Whoever gets elected president will oppose free trade. In fact, both parties are rivaling each other in condemning trade agreements such as NAFTA (which forms a common market with Canada and Mexico) and the not-yet-ratified TPP (which eases trade with Australia and Asian countries other than China).
Such a turnabout is astonishing, since Republicans have long championed free markets and Democrats have come around to agree with them. Credit, or blame, for this new stance goes to the popularity of Donald Trump, who has roused the masses against American industries moving factories and jobs overseas and American products being driven out by cheaper imports.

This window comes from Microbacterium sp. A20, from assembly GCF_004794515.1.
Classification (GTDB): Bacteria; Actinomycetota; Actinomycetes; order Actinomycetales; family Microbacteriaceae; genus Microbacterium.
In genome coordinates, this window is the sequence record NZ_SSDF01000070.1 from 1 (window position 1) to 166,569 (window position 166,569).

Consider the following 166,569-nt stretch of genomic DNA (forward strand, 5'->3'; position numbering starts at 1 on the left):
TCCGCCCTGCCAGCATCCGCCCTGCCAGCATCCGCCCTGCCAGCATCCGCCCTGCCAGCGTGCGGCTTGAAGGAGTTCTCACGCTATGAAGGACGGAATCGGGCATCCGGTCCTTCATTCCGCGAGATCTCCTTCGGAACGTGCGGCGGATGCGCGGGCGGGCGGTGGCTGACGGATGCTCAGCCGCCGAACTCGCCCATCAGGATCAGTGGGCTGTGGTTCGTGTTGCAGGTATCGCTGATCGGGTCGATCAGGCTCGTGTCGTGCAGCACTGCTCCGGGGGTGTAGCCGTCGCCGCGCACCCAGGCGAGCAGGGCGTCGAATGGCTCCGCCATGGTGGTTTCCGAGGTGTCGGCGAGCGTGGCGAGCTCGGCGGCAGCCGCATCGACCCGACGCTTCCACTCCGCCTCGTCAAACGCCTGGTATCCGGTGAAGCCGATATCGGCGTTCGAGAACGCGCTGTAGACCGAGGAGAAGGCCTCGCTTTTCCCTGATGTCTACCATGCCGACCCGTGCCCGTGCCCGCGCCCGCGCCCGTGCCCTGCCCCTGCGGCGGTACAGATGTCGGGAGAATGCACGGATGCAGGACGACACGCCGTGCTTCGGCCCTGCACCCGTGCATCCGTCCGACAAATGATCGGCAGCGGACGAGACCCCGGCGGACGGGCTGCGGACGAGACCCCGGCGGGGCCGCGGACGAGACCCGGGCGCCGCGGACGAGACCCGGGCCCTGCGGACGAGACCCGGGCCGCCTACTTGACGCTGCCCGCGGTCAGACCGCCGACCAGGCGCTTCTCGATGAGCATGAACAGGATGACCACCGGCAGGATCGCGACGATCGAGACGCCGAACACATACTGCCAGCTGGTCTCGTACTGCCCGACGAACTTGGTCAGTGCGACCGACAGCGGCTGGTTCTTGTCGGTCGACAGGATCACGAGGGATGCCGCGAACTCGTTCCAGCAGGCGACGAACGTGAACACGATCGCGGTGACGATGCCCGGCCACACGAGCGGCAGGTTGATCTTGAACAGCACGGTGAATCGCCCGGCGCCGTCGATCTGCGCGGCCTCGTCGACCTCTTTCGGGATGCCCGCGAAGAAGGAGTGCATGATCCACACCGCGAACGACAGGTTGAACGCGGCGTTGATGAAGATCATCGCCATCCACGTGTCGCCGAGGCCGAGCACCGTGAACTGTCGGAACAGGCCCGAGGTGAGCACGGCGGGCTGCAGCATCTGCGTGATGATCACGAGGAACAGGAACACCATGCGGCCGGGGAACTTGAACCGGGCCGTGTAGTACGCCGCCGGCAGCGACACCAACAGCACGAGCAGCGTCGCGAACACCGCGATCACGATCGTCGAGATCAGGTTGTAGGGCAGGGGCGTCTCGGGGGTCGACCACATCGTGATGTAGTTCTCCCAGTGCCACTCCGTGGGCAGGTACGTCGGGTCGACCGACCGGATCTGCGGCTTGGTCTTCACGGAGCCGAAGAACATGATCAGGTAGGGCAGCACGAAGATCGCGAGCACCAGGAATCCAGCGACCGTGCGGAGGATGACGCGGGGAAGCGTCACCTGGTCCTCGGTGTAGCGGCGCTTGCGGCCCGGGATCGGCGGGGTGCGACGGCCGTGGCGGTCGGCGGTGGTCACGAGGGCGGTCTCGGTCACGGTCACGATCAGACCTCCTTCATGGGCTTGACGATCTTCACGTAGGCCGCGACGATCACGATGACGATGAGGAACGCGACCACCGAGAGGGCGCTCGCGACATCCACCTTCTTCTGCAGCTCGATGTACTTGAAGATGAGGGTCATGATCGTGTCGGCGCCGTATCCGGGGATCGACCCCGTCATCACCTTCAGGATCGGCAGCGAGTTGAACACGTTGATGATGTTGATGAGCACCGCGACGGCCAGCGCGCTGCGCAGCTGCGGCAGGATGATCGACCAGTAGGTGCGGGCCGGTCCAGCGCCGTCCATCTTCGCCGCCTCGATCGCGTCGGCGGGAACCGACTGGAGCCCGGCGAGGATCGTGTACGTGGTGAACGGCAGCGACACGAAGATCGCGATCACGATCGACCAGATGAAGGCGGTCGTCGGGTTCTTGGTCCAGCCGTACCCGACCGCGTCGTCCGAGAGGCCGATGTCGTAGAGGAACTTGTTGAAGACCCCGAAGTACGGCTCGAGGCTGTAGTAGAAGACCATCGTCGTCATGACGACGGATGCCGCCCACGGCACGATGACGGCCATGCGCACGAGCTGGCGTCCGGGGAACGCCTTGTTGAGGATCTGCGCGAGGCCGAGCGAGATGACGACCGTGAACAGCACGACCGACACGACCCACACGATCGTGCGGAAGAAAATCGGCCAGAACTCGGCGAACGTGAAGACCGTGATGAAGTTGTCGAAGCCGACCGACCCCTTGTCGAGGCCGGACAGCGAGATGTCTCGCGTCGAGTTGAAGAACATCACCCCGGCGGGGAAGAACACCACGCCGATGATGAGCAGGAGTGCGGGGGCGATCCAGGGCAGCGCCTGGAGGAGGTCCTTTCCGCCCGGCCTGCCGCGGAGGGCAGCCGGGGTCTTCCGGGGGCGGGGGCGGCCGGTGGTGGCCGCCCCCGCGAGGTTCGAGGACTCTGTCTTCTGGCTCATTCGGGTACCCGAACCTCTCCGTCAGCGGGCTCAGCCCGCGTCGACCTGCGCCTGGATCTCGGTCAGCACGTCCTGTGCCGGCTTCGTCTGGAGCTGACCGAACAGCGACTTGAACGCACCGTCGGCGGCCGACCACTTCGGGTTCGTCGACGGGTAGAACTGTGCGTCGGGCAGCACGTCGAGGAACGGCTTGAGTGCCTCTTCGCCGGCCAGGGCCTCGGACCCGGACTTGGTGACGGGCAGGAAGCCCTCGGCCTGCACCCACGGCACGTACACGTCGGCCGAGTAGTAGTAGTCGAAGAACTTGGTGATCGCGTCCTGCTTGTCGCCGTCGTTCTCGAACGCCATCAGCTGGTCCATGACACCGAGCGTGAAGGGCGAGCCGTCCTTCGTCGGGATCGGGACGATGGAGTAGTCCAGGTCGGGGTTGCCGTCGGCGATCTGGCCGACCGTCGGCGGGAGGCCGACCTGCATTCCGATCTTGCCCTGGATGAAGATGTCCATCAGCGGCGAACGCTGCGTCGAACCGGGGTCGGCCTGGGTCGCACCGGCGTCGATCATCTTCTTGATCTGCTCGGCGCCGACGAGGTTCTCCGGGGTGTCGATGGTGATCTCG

I can see the appeal of a self-contained national economy, but getting there would seem to involve some dangerous tradeoffs. If we erect trade barriers such as high tariffs and our trading partners retaliate, won’t that be economically disastrous? American companies will suddenly lose a major part of their markets. Prices for consumers will skyrocket. After awhile, maybe new companies would take up the slack, but, in the short term at least, wouldn’t this cause recession and even more unemployment?
This is not my field, so I am open to instruction. [Read more…]